Only if New Delhi had paid heed to revealed designs of Pakistan in 1947
18th October 2020
Jammu and Kashmir has remained a critical issue before the Indian government ever since independence and creation of Pakistan on August 14/15, 1947. Officially, the Pakistan government had started preparing for forcefully annexing the Princely State of J&K the moment it came into existence. A Sikh officer, Major O S Kalkat, had learnt about Operation Gulmarg plan as early as on August 20, 1947.
Incidentally, Kalkat retired decades later as a Major General after serving the Indian Army with distinction. He has recorded all the details of Pakistan Army plans in a book he wrote. He has explained in considerable detail as to how he stumbled upon these plans by chance when he served at HQ Bannu as Brigade Major under Brigadier C P Murray.
Brigadier Murray was on an official tour to Mirali outpost at that time. On August 20, Major Kalkat received a telegram marked “Personal/Top Secret” addressed to his Brigade Commander. The letter was from Pakistan Army’s Commander in Chief, General Sir Frank Messervy, another British officer.
Major Kalkat opened this letter in good faith so that he could convey whatever it’s contents were to Brigadier Murray. He was aghast when he found details of Pakistan Army plans regarding Operation Gulmarg which was to carry out an attack on the territories of J&K to forcibly annex it to Pakistan. The secret letter, from one top British officer to another, had just fallen into unsuspecting Major Kalkat’s hands by a strange coincidence.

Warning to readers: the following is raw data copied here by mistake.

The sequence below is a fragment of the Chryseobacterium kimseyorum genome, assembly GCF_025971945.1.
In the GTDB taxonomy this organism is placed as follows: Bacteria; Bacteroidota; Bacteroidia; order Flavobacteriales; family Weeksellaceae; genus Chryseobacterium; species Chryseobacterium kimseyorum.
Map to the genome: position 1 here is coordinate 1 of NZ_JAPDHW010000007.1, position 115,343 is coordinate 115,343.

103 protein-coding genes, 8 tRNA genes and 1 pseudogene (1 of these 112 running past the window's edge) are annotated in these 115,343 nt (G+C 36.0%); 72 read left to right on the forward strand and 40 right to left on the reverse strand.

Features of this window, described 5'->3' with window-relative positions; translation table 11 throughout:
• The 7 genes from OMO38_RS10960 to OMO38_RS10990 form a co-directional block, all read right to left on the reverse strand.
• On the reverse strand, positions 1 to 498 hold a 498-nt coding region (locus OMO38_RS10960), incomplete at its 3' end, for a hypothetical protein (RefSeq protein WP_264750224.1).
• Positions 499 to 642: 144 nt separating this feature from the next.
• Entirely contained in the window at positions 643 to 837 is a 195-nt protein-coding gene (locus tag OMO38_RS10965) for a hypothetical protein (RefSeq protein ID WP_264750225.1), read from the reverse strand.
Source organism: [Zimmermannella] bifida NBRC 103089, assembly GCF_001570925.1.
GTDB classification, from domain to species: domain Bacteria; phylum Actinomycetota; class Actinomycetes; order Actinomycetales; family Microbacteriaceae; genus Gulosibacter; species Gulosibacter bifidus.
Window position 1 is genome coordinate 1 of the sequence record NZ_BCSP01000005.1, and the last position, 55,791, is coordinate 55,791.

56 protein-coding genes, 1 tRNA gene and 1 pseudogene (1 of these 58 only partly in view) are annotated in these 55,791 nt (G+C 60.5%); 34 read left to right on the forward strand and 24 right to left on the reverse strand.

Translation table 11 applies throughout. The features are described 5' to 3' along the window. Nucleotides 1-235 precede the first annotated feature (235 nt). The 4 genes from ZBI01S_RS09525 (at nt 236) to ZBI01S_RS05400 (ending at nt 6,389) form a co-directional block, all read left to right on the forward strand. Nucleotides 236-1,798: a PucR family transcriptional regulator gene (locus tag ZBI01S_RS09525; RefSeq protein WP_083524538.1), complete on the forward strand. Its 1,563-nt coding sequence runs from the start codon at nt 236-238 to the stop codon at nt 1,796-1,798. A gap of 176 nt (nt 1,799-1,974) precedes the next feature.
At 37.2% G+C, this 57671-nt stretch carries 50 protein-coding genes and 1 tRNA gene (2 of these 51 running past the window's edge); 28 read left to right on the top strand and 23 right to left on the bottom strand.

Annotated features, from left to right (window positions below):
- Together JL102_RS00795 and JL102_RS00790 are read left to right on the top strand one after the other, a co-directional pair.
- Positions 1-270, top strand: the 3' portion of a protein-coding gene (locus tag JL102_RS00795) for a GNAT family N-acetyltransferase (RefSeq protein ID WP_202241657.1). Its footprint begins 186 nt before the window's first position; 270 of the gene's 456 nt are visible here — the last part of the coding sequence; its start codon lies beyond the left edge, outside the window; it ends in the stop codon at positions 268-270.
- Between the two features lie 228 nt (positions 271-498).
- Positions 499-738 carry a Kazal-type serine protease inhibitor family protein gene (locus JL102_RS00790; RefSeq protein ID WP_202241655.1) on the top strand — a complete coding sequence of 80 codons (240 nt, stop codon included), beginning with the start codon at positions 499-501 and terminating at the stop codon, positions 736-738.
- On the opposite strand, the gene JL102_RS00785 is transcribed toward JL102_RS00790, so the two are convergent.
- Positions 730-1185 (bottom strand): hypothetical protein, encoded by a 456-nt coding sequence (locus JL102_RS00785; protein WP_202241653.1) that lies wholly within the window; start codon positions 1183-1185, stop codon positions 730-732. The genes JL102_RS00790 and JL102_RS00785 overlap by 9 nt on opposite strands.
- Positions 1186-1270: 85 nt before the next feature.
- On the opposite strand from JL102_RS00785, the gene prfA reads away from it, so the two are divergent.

He hastily got in touch with Brigadier Murray and explained details regarding Operation Gulmarg plans. The Brigadier asked Major Kalkat to not say a word about the letter to anyone. Or else, he will not be allowed to leave Pakistan alive. At that time, the young major’s family was at Mianwali, a nearby venue which had also got included in Pakistan.
Somehow, some Pakistani army personnel got suspicious of Major Kalkat, who did what he was told by his boss, and feigned total ignorance about the letter. He was virtually put under house arrest and not allowed to go out anywhere. However, he made a daring escape and reached Ambala on October 18, 1947.
From Ambala, he boarded a goods train to reach Delhi so that he could inform the top military personnel there. Accordingly, he met Defence Minister Sardar Baldev Singh, Brigadier Kalwant Singh and Col Thapar the next day, October 19. He explained to them all the details of Operation Gulmarg that he knew. He told them that according to these plans, full scale Pakistani attack on J&K was to begin on October 21/22, still two/three days away.
Major Kalkat tried to convince them all that J&K was seriously in danger and this information should be handled with utmost alacrity. He said that under the Operation Gulmarg, each Pathan tribe had been asked to gather a lashkar of 1,000 tribesman. These lashkars had gathered at Bannu, Wana, Peshawar, Kohat, Thal and Nowshera by first week of September. They were then provided arms, ammunition, essential items of clothing and transport vehicles by the Deputy Commissioners and Political Agents.